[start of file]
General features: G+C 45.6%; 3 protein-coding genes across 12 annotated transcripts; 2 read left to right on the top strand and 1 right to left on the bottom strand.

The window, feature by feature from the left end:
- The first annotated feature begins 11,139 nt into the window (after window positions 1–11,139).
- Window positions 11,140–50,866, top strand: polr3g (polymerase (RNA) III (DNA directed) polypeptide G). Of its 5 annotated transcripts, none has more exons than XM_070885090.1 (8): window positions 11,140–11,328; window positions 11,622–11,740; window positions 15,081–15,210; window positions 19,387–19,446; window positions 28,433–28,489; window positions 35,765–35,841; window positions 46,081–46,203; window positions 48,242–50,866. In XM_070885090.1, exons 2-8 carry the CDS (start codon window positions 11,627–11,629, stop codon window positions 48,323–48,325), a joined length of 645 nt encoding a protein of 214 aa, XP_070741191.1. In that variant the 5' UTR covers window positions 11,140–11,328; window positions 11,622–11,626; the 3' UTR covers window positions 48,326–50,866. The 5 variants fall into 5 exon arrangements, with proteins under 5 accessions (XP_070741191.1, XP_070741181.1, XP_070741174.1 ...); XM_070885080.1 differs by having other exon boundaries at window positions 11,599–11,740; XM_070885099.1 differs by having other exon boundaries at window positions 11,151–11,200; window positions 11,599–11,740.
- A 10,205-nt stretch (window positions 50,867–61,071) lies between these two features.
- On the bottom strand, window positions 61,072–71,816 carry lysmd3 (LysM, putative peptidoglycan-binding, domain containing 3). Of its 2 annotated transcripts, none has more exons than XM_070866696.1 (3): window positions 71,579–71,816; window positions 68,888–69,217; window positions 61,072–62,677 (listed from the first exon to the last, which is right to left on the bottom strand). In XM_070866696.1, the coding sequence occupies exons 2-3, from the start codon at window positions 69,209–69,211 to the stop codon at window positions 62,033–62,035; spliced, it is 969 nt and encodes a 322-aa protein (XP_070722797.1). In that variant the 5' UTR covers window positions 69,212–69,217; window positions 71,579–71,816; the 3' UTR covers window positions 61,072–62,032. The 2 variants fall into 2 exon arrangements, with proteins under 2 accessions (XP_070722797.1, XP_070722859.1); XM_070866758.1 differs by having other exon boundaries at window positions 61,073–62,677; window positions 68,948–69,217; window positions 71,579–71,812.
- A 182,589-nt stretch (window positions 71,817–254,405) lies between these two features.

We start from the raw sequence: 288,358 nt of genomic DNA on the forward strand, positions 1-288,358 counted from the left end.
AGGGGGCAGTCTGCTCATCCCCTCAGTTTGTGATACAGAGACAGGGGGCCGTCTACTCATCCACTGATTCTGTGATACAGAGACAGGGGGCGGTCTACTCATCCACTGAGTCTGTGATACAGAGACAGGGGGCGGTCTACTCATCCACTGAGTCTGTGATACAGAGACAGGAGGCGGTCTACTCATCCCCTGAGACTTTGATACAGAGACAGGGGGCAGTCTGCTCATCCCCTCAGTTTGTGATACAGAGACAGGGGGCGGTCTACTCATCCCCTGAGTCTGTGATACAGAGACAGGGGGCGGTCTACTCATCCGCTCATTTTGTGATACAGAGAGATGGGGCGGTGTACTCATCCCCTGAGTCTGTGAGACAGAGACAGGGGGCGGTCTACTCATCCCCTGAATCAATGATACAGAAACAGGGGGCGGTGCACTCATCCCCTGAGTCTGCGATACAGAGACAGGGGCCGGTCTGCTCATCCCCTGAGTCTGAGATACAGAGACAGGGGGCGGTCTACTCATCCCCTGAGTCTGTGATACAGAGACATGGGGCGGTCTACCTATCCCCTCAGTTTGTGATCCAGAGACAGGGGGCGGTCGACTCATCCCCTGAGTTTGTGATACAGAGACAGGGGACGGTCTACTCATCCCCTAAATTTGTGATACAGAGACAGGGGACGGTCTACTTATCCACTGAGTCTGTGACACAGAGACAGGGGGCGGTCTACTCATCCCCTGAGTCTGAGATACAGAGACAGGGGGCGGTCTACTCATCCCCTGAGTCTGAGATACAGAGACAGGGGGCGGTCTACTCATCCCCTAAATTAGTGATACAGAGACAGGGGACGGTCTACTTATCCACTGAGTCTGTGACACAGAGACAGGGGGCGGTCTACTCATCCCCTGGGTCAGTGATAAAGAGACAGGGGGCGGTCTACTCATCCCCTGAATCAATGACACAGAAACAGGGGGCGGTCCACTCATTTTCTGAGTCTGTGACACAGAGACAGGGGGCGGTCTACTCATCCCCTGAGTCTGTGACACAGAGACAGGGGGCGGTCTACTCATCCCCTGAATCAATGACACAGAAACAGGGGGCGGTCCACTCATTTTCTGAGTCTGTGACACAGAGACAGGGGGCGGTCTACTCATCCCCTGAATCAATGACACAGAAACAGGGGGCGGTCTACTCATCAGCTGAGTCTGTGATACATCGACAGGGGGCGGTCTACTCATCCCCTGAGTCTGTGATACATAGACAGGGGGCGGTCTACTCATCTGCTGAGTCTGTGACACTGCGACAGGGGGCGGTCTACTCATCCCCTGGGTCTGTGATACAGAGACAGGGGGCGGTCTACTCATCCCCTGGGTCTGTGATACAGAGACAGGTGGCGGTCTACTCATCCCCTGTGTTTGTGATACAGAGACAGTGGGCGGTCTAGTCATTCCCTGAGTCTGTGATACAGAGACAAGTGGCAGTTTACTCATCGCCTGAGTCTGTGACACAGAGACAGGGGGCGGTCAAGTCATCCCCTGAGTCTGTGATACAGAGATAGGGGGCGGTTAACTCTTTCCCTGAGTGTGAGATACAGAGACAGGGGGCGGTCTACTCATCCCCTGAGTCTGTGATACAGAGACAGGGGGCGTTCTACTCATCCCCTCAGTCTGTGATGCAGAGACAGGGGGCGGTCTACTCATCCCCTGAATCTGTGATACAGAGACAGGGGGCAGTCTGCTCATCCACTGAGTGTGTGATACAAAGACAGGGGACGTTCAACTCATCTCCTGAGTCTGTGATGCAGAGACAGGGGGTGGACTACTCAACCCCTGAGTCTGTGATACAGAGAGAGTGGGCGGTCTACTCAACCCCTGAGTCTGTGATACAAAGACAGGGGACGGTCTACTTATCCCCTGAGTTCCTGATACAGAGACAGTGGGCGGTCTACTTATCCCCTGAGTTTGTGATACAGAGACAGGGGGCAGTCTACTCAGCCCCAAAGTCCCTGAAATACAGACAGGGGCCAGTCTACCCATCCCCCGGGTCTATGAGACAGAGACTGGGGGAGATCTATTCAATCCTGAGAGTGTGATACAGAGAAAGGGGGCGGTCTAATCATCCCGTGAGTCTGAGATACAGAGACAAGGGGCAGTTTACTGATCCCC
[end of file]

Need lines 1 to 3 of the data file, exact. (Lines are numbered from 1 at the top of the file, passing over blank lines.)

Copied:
General features: G+C 45.6%; 3 protein-coding genes across 12 annotated transcripts; 2 read left to right on the top strand and 1 right to left on the bottom strand.

The window, feature by feature from the left end:
- The first annotated feature begins 11,139 nt into the window (after window positions 1–11,139).